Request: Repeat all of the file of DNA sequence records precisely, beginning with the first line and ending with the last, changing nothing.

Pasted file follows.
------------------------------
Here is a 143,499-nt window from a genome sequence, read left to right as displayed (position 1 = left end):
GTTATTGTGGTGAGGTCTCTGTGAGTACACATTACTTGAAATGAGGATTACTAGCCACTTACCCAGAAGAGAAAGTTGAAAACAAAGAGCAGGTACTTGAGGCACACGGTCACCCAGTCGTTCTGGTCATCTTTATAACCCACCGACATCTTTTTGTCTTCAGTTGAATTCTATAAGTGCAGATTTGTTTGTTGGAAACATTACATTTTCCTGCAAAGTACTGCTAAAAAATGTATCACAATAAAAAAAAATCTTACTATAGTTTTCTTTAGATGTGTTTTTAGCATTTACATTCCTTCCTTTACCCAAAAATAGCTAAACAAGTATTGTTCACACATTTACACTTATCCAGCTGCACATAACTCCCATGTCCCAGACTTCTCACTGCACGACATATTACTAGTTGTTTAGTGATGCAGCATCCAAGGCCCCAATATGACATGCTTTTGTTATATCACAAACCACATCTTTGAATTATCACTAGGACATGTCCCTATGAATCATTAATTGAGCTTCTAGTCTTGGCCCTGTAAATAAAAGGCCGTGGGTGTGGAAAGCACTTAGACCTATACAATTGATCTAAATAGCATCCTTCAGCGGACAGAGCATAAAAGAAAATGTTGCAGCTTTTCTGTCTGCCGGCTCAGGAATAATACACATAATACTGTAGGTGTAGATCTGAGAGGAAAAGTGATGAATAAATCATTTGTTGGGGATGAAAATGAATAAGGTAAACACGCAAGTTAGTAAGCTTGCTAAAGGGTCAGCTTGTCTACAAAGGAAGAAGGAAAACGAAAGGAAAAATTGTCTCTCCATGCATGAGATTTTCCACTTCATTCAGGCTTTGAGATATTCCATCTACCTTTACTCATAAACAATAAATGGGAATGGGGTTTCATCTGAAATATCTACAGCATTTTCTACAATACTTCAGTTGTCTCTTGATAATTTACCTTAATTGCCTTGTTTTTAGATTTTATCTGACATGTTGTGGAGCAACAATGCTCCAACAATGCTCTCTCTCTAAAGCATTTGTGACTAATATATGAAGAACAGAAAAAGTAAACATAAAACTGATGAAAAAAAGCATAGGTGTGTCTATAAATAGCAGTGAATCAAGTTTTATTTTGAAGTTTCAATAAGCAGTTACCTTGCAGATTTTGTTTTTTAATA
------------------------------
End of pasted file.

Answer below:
Here is a 143,499-nt window from a genome sequence, read left to right as displayed (position 1 = left end):
GTTATTGTGGTGAGGTCTCTGTGAGTACACATTACTTGAAATGAGGATTACTAGCCACTTACCCAGAAGAGAAAGTTGAAAACAAAGAGCAGGTACTTGAGGCACACGGTCACCCAGTCGTTCTGGTCATCTTTATAACCCACCGACATCTTTTTGTCTTCAGTTGAATTCTATAAGTGCAGATTTGTTTGTTGGAAACATTACATTTTCCTGCAAAGTACTGCTAAAAAATGTATCACAATAAAAAAAAATCTTACTATAGTTTTCTTTAGATGTGTTTTTAGCATTTACATTCCTTCCTTTACCCAAAAATAGCTAAACAAGTATTGTTCACACATTTACACTTATCCAGCTGCACATAACTCCCATGTCCCAGACTTCTCACTGCACGACATATTACTAGTTGTTTAGTGATGCAGCATCCAAGGCCCCAATATGACATGCTTTTGTTATATCACAAACCACATCTTTGAATTATCACTAGGACATGTCCCTATGAATCATTAATTGAGCTTCTAGTCTTGGCCCTGTAAATAAAAGGCCGTGGGTGTGGAAAGCACTTAGACCTATACAATTGATCTAAATAGCATCCTTCAGCGGACAGAGCATAAAAGAAAATGTTGCAGCTTTTCTGTCTGCCGGCTCAGGAATAATACACATAATACTGTAGGTGTAGATCTGAGAGGAAAAGTGATGAATAAATCATTTGTTGGGGATGAAAATGAATAAGGTAAACACGCAAGTTAGTAAGCTTGCTAAAGGGTCAGCTTGTCTACAAAGGAAGAAGGAAAACGAAAGGAAAAATTGTCTCTCCATGCATGAGATTTTCCACTTCATTCAGGCTTTGAGATATTCCATCTACCTTTACTCATAAACAATAAATGGGAATGGGGTTTCATCTGAAATATCTACAGCATTTTCTACAATACTTCAGTTGTCTCTTGATAATTTACCTTAATTGCCTTGTTTTTAGATTTTATCTGACATGTTGTGGAGCAACAATGCTCCAACAATGCTCTCTCTCTAAAGCATTTGTGACTAATATATGAAGAACAGAAAAAGTAAACATAAAACTGATGAAAAAAAGCATAGGTGTGTCTATAAATAGCAGTGAATCAAGTTTTATTTTGAAGTTTCAATAAGCAGTTACCTTGCAGATTTTGTTTTTTAATA